“Instructions for Writing”

A Poem by Phan Nhiên Hạo, translated by Hai-Dang Phan

April 16, 2020  By Phan Nhiên Hạo

Write sharply like a nail driven into a plank.

Write swiftly like wind blowing through a village plague.

Write quietly like coals burning inside the earth.

Write fiercely like a wounded lion on the brink of death.

Write cautiously like a train plowing through a foggy morning.

Write sensitively like a dragonfly before a storm.

Write pleasure all over the sand, then connect the dots.

Write sorrow on the water, let the waves do the carrying.

Write solitude onto a lantern, keeping vigil until the light burns out.

It’s possible to write briefly, but don’t skip verbs,

stagnancy will sink punctuation marks.

Write after dusk but not at dawn—

that’s when the ghosts return

after collecting more spirit money.

Write prolifically when drunk, though once sober, throw it all

into the river,

and try not to brag about your intoxications.

Write for the dead, but don’t invite the funeral band

because synthetic music suffocates the corpse.

It’s fine to write aimlessly, but don’t be careless.

Keep language in its solid state with a high melting point.

Write far below zero, like a winter day in Oymyakon.

Write sweating bullets, like summertime in Dallol.

Write in the style of the New York School or Prairie, both are cool,

but don’t dance around with a stick

thinking no one can see you.

Write hopelessly like waiting for the moon to fall on the roof and

break into pieces.

Write hopefully like when I waited for my wife to give birth

at Tu Du Hospital.

Write unforgettably like in Bangkok six years ago when I saw

a beautiful woman with twelve fingers.

Write mysteriously like all the long nights of my youth

listening to the symphony of the street merchants crying out.

Write handsomely, but pay no attention to symmetry.

Write gorgeously, but avoid cheap face powder.

Write in the middle of a crowd while standing alone,

a “Do Not Disturb” sign around your neck.

When the nameless are executed in the city’s square,

write their faces in blood, and never wash your hands—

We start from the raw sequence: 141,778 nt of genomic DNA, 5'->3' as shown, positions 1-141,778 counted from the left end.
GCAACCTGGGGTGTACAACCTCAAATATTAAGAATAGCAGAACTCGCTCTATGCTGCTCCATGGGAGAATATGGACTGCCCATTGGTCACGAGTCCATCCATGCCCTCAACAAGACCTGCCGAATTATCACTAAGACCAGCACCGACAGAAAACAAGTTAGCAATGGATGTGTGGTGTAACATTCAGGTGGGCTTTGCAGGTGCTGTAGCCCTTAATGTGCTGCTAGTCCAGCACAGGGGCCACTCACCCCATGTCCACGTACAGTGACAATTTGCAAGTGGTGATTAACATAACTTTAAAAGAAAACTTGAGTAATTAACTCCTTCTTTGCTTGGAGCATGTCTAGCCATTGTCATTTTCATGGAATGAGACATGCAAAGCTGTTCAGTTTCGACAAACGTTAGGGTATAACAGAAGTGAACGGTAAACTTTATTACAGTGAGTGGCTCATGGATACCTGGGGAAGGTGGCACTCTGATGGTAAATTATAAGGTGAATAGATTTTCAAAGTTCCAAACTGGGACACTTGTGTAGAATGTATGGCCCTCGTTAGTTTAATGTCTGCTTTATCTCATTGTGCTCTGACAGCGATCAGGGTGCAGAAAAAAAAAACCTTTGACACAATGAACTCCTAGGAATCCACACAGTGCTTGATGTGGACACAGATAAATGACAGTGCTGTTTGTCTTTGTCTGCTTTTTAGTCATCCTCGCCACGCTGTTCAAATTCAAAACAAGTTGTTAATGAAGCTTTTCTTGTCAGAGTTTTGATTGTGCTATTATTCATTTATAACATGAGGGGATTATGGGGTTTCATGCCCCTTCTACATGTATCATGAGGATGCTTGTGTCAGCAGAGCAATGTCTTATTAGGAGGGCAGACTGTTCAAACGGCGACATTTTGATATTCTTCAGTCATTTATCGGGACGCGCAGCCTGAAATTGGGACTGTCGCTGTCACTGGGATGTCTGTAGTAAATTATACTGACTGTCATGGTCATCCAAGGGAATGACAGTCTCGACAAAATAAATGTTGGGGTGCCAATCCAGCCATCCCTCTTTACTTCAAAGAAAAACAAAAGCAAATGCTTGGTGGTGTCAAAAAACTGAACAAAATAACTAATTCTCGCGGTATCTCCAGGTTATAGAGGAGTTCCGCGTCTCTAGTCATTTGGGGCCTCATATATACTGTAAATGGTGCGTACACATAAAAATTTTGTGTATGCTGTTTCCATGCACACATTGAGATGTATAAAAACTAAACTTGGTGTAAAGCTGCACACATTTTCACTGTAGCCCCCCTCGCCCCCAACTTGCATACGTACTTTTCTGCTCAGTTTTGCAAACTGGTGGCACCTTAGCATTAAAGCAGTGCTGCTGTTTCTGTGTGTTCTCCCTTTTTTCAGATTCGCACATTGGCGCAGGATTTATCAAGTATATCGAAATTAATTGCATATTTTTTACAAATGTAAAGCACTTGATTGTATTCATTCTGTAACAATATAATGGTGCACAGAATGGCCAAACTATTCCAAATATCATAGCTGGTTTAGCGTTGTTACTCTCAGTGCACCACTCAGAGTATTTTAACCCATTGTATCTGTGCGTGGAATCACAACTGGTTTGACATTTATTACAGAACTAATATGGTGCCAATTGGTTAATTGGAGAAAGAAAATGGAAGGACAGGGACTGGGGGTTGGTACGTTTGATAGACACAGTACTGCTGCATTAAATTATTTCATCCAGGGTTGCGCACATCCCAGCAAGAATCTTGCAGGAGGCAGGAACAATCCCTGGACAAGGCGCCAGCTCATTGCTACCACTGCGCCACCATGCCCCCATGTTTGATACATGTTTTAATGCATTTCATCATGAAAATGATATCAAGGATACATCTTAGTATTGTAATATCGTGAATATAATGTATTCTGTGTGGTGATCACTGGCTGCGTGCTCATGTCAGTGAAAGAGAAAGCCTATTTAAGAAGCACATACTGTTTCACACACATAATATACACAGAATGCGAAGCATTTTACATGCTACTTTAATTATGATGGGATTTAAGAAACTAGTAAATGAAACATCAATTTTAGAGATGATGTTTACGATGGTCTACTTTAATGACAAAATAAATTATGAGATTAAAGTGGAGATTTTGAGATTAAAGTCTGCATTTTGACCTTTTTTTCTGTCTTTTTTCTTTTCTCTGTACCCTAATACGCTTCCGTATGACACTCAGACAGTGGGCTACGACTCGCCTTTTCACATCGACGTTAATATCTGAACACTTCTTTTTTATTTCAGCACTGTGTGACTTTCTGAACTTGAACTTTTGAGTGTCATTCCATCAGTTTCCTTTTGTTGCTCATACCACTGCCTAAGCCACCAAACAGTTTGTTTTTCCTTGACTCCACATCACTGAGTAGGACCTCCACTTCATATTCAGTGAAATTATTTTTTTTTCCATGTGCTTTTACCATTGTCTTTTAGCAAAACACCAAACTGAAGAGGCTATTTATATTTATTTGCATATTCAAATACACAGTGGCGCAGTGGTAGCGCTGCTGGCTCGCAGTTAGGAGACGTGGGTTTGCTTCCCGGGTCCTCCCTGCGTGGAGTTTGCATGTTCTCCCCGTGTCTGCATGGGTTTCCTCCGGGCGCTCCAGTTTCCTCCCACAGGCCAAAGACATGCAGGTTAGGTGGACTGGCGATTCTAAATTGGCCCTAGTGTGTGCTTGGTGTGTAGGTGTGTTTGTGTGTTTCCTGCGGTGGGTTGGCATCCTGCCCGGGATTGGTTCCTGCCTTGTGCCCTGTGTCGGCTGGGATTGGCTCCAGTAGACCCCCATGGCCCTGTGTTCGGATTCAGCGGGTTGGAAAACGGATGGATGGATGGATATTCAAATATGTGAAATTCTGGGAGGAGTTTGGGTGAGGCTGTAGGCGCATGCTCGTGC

not until freedom spreads like soap bubbles

from scrubbing history’s shameful spots.


Excerpted from Paper Bells, an upcoming collection by The Song Cave. Reprinted with permission by the publisher.

Phan Nhiên Hạo
Phan Nhiên Hạo is the author of three collections of poetry in Vietnamese, Thiên Đường Chuông Giấy [Paradise of Paper Bells, 1998], Chế Tạo Thơ Ca 99-04 [Manufacturing Poetry 99-04, 2004], and Radio Mùa Hè [Summer Radio, 2019]. He received a B.A. in Vietnamese Literature from the Teachers’ College in Saigon, a B.A. in American Literature and a Masters in Library Science from the University of California, Los Angeles, as well as a Masters in Anthropology from Northern Illinois University. His poetry has been translated into English and featured in Of Vietnam Identities in Dialogue (Palgrave, 2001), Three Vietnamese Poets (Tinfish, 2001), Language for a New Century (W. W. Norton, 2008), and The Deluge: New Vietnamese Poetry (Chax Press, 2013). In 2006, Tupelo Press published a bilingual collection of his poetry, Night, Fish, and Charlie Parker, translated by Linh Dinh. He currently lives and works as an academic librarian in Illinois.

More Story
The Book of Anna Sergei has seen Mikhailov’s portrait of Anna Karenina only once. The lighting wasn’t ideal. Sergei was still a boy, despite...

Become a Lit Hub Supporting Member: Because Books Matter

For the past decade, Literary Hub has brought you the best of the book world for free—no paywall. But our future relies on you. In return for a donation, you’ll get an ad-free reading experience, exclusive editors’ picks, book giveaways, and our coveted Joan Didion Lit Hub tote bag. Most importantly, you’ll keep independent book coverage alive and thriving on the internet.